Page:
The ‘No Second 9/11’ Argument

After twenty years of the War on Terror, $6.4 trillion spent, some 801,000 deaths (including about 335,000 civilian deaths) from direct violence by 2019 (and many more because of factors related to the War on Terror not calculated in war deaths), at least 1.8 million veterans with service-connected disabilities (though the actual number is probably much higher), the costs of veteran care amounting to between $2.2-$2.5 trillion between 2001 and 2050, not to mention the significantly increased veteran trauma, suicide, divorce, child abuse (3x higher) and neglect, substance abuse, car accidents, homelessness, the displacement of at least 38 million people who became refugees, a subsequent migrant crisis for surrounding countries, the regional empowerment of criminals, warlords, child rapists, and other criminal elements at taxpayer expense and in the name of peace, safety, and freedom, increased numbers (~x5) identified as al-Qaeda (and other radical terrorist groups), general increased instability in the region of the Arabian Peninsula and worldwide, the militarization of American police through increased amount of military equipment transferred to law enforcement agencies, the restriction of American civil liberties at home, government spying on non-criminal American citizens, virtual abandonment of the Fourth Amendment via the PATRIOT Act, multi-generational debt and interest ($6.5 trillion in interest alone by 2050), the unseen opportunity costs of what could have been had these resources been left with the American people, some have the audacity to judge the War on Terror as a limited success simply because we have not had a second 9/11.

Figure #1: Estimate of Costs of the War on Terror (click to enlarge)

(Estimate of U.S. War on Terror Spending in $ Billions FY2001-2020 (Watson Institute, Brown University, 2021)

Some people have an amazing capacity to evaluate even their worst failures as successes. But the "no second 9/11" argument does have an element of truth and appears compelling. Possibly the situation would have been much worse had the War on Terror not taken place. The truth is, there has not been a second 9/11 or 9/11 equivalent attack on the American homeland. That being said, there are several errors in the conclusions drawn from this fact and these errors almost always seem to justify Washington’s war state.

Argument: Despite whatever missteps and failures of the War on Terror, it must have been successful because there has not been another 9/11 equivalent terrorist attack on the American mainland.

Are there any problems with this above statement?

1) This type of argumentation is question-begging or circular reasoning – an elementary and common logical fallacy because it assumes what it seeks to prove.

Instead of demonstrating the argument to be proven true – that the War on Terror is the reason why there has not been another 9/11 equivalent in the United States – it simply observes that there has not been another such attack and concludes that the reason is because of the War on Terror.

To be fair, it is difficult, especially in social science, to demonstrate what the independent variable is which causes something or prevents something. There must be a good reason or justification for the connection between facts for us to posit that one causes or prevents another.

For example, person A takes medicine X because he believes that it prevents heart attacks; A does not have a heart attack. Can we validly conclude that A did not have a heart attack because he took medicine X? This cannot be done unless we have good reasons to believe that a heart attack would be likely for A, that X is effective in preventing heart attacks, and that there is a meaningful connection between A and medicine X.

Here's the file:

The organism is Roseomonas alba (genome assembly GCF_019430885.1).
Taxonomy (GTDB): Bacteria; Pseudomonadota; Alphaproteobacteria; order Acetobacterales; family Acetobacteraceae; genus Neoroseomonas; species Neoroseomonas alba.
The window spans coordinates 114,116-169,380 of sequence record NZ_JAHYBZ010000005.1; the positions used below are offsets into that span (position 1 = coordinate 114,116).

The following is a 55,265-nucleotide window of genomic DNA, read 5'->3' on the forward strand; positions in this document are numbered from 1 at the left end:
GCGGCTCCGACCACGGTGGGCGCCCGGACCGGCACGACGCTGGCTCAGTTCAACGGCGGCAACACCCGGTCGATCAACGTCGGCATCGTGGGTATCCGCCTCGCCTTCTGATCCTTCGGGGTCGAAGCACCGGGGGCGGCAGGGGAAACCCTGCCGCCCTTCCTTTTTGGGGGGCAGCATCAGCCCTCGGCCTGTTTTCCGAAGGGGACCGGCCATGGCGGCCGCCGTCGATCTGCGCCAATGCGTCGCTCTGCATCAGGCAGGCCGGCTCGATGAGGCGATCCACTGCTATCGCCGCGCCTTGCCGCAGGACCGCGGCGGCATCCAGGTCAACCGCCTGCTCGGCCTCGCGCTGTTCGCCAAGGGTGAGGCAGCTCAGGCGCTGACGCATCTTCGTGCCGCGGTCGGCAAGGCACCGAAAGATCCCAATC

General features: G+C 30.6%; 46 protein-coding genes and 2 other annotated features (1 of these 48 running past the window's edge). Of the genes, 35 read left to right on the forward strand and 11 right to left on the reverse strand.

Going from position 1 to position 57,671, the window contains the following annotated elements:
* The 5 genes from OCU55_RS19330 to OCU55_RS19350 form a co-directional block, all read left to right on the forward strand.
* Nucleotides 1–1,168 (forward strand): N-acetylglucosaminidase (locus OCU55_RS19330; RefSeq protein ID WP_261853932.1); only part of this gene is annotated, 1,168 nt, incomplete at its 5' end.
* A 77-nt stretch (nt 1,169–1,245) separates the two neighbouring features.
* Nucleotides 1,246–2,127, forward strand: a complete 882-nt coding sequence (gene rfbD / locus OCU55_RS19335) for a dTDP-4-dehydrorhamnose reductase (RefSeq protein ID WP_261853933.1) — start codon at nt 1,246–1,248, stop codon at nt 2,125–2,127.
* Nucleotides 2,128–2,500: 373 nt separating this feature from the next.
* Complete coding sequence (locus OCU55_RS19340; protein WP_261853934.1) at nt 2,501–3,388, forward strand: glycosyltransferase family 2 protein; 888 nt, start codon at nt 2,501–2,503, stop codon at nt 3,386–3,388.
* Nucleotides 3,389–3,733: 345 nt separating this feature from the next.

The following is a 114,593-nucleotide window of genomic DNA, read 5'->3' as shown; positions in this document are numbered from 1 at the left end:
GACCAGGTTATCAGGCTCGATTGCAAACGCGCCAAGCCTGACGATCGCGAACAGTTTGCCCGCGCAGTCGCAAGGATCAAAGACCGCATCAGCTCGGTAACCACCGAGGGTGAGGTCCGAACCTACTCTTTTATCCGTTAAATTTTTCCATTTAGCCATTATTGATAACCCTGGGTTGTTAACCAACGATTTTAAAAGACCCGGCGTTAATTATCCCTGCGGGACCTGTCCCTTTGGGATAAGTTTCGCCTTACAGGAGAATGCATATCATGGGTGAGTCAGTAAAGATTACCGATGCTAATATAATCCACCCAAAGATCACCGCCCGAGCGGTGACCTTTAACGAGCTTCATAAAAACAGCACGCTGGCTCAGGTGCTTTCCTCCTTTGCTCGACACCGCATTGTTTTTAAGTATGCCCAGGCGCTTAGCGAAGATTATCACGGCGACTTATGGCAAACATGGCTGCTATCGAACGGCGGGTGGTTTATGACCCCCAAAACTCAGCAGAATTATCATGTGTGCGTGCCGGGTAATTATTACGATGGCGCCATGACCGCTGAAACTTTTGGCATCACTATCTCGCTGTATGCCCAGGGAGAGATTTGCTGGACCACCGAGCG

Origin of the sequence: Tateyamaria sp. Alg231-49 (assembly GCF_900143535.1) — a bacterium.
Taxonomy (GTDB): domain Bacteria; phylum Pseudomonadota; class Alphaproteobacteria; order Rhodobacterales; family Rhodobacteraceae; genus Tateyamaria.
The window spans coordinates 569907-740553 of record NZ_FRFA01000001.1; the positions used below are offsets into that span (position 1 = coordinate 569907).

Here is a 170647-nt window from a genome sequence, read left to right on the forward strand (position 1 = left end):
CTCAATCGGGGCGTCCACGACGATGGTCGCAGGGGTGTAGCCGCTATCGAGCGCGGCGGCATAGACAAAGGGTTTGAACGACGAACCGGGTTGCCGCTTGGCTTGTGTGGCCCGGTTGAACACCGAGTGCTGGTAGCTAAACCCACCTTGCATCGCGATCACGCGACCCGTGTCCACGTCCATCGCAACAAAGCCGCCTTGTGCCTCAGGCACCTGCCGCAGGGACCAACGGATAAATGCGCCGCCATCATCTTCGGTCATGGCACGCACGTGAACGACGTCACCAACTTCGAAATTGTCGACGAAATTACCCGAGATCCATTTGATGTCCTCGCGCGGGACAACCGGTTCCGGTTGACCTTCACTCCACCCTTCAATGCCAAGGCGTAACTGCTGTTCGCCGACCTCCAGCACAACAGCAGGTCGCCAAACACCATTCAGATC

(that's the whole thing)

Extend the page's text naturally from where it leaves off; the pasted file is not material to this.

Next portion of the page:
In short, just because there has not been "another 9/11" on the American homeland since the War on Terror does not necessarily mean that the War on Terror gets to take credit for a success, especially despite all its other failures and evidence to the contrary.

2) The most significant indicator of suicide terrorism is foreign occupation.

History did not begin on 9/11 but for most Americans it did.

Before 2000, who were the world leaders in suicide terrorism?

It may surprise most Americans to know that the world leader in suicide terrorism prior to 2001 was a Marxist/Leninist group in Sri Lanka known as the Tamil Tigers (LTTE) (75 of 186), not radical Muslim suicide terrorists. In fact, even when suicide terror attacks were perpetrated by Muslims between 1980 and 2001, a third of these were perpetrated by secular Muslims. Radical Islamic suicide terror significantly increased after 2000, with 348 suicide terror attacks in 2001 alone.

What accounts for this significant increase in radical Islamic suicide terror?

The research of Dr. Robert Pape from the University of Chicago has developed a database and methodology for counting and categorizing suicide terror incidents. This research has been documented in several academic publications, in Pape’s book Dying to Win: The Strategic Logic of Suicide Terrorism and a book by Pape and Dr. James K. Feldman in a book entitled Cutting the Fuse: The Explosion of Global Suicide Terrorism & How to Stop It.

All this research over time has conclude that the greatest single predictor of suicide terrorism – foreign occupation.

Other explanations of suicide terrorism (socioeconomic status, religion, etc.) have proven insufficient in their ability to describe, explain, and predict suicide terrorism. According to this research, why has there been an increase in Islamic suicide terrorism, especially over the last twenty years? The answer, for which there is much evidence, is because the United States has been occupying lands in the Arabian Peninsula (Muslim holy lands), especially since the 1990s and into the 2000s, would lead us to expect Muslim suicide terror in order to coerce the United States and allies for political concessions, namely, exiting the Arabian Peninsula.